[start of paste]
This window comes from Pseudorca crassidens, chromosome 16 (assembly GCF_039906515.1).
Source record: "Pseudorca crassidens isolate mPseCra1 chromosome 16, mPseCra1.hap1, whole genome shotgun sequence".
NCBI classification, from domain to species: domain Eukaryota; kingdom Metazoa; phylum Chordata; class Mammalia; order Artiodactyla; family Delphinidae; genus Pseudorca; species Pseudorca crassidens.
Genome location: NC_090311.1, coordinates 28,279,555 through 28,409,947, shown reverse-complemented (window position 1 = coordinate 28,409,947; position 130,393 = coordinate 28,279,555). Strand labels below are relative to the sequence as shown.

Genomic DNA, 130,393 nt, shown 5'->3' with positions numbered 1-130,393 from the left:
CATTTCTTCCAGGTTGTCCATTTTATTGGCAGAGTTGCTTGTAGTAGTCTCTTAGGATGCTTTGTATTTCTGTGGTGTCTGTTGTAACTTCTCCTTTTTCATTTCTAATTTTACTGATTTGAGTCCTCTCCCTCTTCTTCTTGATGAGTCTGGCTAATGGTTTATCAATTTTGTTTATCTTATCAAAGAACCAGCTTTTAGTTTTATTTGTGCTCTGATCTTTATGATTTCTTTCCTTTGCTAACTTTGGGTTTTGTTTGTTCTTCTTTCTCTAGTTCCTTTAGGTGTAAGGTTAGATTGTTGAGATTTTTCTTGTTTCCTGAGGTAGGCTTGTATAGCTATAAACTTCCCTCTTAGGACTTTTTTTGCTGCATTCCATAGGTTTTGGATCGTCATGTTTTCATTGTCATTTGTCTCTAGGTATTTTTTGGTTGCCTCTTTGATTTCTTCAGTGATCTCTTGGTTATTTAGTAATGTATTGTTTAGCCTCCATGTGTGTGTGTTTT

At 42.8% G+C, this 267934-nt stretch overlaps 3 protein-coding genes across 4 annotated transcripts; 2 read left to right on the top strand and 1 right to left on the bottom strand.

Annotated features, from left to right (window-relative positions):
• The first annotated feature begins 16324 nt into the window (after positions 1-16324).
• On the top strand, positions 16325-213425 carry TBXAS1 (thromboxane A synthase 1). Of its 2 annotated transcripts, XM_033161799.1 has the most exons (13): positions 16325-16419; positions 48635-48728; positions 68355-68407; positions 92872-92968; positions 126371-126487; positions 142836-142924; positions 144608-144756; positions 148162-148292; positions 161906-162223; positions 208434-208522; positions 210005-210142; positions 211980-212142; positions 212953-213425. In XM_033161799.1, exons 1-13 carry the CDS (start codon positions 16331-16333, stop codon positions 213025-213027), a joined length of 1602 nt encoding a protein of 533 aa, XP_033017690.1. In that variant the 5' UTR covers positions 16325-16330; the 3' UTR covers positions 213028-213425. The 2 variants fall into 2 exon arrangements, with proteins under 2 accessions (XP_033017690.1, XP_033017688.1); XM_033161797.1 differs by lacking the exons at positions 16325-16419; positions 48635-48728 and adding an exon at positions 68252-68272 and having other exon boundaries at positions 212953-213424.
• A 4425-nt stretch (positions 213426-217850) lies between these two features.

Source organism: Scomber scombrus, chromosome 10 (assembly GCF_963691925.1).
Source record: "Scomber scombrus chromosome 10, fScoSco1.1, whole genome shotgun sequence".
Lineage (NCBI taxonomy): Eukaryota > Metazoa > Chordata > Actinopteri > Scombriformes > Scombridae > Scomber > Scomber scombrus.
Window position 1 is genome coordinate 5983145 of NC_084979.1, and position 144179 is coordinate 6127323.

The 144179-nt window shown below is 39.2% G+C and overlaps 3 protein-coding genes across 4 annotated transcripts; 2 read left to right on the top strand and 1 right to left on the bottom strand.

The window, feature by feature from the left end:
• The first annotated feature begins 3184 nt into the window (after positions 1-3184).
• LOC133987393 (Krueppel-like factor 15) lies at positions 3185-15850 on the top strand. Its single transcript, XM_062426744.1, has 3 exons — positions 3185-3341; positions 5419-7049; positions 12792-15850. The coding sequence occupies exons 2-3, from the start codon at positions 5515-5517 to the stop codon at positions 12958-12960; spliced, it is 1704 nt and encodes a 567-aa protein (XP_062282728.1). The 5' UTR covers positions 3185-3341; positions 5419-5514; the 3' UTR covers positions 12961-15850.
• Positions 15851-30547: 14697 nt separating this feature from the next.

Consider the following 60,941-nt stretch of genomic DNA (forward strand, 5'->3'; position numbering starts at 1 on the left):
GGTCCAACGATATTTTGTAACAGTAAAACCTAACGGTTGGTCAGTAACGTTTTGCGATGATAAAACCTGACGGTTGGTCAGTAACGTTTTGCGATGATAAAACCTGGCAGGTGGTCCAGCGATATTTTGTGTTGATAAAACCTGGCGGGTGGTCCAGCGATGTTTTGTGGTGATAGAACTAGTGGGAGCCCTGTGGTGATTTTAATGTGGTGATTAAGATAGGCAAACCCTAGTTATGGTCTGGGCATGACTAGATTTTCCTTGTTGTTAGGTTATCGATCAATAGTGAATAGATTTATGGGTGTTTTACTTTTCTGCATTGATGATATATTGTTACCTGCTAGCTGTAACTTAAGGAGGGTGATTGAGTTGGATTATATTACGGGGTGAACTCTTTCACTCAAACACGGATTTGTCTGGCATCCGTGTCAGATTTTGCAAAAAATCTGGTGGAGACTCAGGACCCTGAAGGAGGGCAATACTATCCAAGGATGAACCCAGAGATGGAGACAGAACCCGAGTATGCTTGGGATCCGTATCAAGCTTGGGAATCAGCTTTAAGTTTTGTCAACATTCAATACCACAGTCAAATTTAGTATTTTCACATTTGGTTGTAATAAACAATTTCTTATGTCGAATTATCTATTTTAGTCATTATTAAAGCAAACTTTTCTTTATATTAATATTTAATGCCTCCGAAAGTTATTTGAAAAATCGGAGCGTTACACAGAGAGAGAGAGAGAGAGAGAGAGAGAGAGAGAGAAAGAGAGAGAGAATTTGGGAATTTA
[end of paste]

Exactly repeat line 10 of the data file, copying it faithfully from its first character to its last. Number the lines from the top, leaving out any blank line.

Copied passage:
• On the top strand, positions 16325-213425 carry TBXAS1 (thromboxane A synthase 1). Of its 2 annotated transcripts, XM_033161799.1 has the most exons (13): positions 16325-16419; positions 48635-48728; positions 68355-68407; positions 92872-92968; positions 126371-126487; positions 142836-142924; positions 144608-144756; positions 148162-148292; positions 161906-162223; positions 208434-208522; positions 210005-210142; positions 211980-212142; positions 212953-213425. In XM_033161799.1, exons 1-13 carry the CDS (start codon positions 16331-16333, stop codon positions 213025-213027), a joined length of 1602 nt encoding a protein of 533 aa, XP_033017690.1. In that variant the 5' UTR covers positions 16325-16330; the 3' UTR covers positions 213028-213425. The 2 variants fall into 2 exon arrangements, with proteins under 2 accessions (XP_033017690.1, XP_033017688.1); XM_033161797.1 differs by lacking the exons at positions 16325-16419; positions 48635-48728 and adding an exon at positions 68252-68272 and having other exon boundaries at positions 212953-213424.